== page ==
TCA renamed it the Pet Costume Contest that would be hosted by 98.7 KLUV’s Jody Dean.

Williams said the Conservancy understands how seriously members of the community treat their canine family members, which is why his group created a special membership category for dogs.

Keith Nix, a gay board member of TCA, said that “family-friendly” meant all families and the LGBT community was certainly welcome. They wanted to create an Easter event for children but no slight, he said, was ever intended.

After calls from Dallas Voice, Williams met with the representatives of the Cedar Springs Merchants Association and with David Berryman, who has worked with Dallas Tavern Guild for years and was grand marshal of the 2010 Alan Ross Texas Freedom Parade. Berryman operates a company called Bravo Event Group.

Williams was concerned because the DSO had not been contacted about the date change and the orchestra was still scheduled to perform on Easter Sunday. The orchestra had $60,000 committed to setting up and performing in Lee Park that day, with or without an audience.

To put Easter Sunday back together, Williams convinced TCA to call the events in the park on Palm Sunday something other than Easter in the Park. They’re billing it now as Creek Craze.

On Monday, Williams, Berryman and TCA President Cathy Golden met with Mayor Dwaine Caraway’s chief of staff, Chris Heinbaugh.

In previous years, the Park and Recreation Department picked up the cost of the Pooch Parade. This year, that department is short of funding, affecting both weekends’ dog events.

The city agreed to pick up some of the costs including permits for Easter in the Park.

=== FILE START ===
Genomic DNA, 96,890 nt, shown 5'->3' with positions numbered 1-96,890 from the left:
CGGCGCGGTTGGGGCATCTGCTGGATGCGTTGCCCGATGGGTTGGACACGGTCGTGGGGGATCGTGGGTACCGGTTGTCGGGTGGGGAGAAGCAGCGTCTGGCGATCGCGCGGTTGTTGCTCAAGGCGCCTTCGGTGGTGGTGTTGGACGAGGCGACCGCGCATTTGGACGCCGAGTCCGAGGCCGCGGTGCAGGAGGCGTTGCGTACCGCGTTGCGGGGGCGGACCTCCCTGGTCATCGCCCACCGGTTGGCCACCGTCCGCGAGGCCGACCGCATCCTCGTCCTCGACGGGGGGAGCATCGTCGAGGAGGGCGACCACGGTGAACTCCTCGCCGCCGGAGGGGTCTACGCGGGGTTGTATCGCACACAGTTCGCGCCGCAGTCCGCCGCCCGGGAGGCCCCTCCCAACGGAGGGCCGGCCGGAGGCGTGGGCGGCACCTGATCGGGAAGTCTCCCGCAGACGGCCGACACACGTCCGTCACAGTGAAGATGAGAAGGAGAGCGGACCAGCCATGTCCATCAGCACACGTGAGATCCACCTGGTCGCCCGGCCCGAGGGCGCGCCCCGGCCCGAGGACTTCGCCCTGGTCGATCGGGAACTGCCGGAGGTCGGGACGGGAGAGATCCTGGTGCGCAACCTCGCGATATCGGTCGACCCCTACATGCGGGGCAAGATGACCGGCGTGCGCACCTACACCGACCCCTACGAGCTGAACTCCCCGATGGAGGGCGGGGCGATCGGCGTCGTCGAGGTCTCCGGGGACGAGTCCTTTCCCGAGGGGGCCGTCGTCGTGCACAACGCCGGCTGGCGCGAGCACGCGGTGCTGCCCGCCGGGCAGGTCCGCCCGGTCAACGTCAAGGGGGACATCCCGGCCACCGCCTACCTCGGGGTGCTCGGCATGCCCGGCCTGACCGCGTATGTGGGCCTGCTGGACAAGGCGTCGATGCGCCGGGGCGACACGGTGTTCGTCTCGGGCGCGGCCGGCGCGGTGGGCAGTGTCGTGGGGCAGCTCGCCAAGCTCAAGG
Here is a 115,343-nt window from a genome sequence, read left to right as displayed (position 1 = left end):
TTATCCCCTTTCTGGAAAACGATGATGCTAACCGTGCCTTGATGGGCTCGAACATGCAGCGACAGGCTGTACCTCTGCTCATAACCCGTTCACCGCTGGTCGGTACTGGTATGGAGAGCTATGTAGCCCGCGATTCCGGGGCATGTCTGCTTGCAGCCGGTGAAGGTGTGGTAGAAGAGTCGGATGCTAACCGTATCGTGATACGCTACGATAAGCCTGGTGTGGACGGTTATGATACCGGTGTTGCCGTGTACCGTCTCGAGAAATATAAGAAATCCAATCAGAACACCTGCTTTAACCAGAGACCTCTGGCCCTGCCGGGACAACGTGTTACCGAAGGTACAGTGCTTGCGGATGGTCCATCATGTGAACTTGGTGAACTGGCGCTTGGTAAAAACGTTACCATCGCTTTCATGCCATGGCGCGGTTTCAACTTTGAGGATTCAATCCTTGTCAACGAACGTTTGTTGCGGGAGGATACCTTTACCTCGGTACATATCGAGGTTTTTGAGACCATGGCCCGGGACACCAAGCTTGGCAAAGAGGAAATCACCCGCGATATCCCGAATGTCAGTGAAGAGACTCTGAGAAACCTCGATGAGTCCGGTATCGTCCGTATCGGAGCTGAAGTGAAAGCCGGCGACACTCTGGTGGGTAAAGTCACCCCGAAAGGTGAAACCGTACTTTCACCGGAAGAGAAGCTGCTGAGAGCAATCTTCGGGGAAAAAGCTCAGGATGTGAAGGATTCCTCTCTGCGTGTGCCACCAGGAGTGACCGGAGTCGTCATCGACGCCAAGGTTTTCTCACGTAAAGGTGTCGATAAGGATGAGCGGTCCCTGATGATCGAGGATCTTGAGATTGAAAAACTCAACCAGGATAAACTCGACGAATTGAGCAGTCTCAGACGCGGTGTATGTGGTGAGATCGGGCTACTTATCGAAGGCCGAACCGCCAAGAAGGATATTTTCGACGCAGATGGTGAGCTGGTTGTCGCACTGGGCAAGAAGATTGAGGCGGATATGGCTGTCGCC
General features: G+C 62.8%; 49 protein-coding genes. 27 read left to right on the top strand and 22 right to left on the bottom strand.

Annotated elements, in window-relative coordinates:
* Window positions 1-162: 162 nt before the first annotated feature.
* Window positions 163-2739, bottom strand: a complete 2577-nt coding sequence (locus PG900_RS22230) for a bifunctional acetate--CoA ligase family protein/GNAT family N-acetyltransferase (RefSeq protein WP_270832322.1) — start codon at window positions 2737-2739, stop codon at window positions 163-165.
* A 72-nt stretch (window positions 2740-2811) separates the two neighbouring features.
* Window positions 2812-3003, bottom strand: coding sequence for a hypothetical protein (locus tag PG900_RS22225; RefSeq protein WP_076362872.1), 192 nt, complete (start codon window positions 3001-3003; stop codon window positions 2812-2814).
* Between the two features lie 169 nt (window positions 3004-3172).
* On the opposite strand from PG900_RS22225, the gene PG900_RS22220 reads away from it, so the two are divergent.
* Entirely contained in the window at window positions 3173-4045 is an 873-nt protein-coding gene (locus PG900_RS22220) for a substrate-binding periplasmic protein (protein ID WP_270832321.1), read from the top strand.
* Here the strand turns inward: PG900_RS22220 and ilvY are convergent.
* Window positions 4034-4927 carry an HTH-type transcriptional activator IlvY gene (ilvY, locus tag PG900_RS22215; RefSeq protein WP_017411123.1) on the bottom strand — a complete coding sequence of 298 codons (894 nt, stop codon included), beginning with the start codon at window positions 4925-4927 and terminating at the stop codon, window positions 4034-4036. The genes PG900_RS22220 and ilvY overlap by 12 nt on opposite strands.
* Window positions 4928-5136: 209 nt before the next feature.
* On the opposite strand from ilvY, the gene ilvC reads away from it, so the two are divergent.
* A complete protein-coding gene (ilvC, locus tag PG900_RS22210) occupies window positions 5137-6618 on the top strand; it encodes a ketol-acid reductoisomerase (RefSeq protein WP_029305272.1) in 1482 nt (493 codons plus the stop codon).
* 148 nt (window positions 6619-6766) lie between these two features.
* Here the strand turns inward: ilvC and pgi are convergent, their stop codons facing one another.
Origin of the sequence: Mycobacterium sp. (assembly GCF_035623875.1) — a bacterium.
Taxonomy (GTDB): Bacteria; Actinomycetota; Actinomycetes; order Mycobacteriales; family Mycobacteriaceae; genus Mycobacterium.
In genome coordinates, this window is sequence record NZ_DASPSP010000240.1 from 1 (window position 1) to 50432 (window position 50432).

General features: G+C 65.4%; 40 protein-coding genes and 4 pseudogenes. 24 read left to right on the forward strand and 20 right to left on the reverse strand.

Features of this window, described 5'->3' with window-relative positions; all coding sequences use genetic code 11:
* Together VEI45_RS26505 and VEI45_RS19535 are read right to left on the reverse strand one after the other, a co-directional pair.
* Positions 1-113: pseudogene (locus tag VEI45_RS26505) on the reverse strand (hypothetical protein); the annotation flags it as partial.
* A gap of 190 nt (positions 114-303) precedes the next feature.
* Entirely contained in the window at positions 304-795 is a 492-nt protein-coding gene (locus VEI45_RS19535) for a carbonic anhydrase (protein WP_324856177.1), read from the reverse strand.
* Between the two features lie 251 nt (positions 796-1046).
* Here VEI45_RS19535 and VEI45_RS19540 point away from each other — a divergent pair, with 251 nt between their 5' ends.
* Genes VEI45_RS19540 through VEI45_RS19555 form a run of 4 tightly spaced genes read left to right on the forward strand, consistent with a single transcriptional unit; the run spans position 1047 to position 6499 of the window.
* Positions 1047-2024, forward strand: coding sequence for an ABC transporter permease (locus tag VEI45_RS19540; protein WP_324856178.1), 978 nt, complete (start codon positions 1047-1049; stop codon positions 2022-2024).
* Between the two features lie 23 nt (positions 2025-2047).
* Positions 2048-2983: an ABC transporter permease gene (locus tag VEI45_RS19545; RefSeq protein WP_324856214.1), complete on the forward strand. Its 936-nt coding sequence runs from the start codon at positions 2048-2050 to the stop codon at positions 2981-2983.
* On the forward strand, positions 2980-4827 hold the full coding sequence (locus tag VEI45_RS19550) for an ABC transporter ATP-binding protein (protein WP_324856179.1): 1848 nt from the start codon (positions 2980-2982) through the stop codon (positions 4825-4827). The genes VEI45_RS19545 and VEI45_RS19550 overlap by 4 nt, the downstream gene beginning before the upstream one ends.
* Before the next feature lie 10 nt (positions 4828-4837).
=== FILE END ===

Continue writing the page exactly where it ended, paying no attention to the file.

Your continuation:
However, Berryman, who became the event coordinator this week, said that they are scrambling to find underwriting.

In the last year, his company staged the successful Cedar Springs Super Street Party, the annual Christmas Stocking Auction at the Round-Up Saloon and the Alan Ross Texas Freedom Parade and Festival in Lee Park.

But Berryman had much longer lead times to line up sponsors.

He said that he has budgeted $14,000 to cover required expenses including police and medical, printing, street closure, insurance, port-o-potties, clean up and trash removal. Off-duty police officers, he said, must be hired based on the number of people expected at the park. By city ordinance, two Dallas Fire and Rescue EMTs and an ambulance must be on hand.

Recent changes to city ordinances do not allow volunteer squads.

Scott Whittall, president of the Cedar Springs Merchants Association, said, “We’re trying to get it underwritten,” and he said he was confidant the money would be found.

Berryman said that permits must be in place so that people can drink in the park. Open containers are not allowed in city parks without special event permits. If funding did not materialize and Easter in the Park falls through, picnickers watching the DSO could be issued citations if caught with alcohol.

But Williams said that other than underwriting, the event is already organized.

“We’re just waiting for funding,” Williams said on Thursday morning.

He said he was working directly with Heinbaugh and they have been in touch daily this week. The mayor’s office is helping them line up title sponsors for both events.

“We have everything in place, so as soon as the money’s there, we’re ready to go,” Williams said.

By the middle of the week, TCA, CSMA, Dallas Tavern Guild and the Conservancy were planning to cross-promote each other’s weekends.

In the long run, John Williams said, he thought this brought a number of disparate groups together that would work with each other in the future.

This article appeared in the Dallas Voice print edition March 18, 2011.

—  John Wright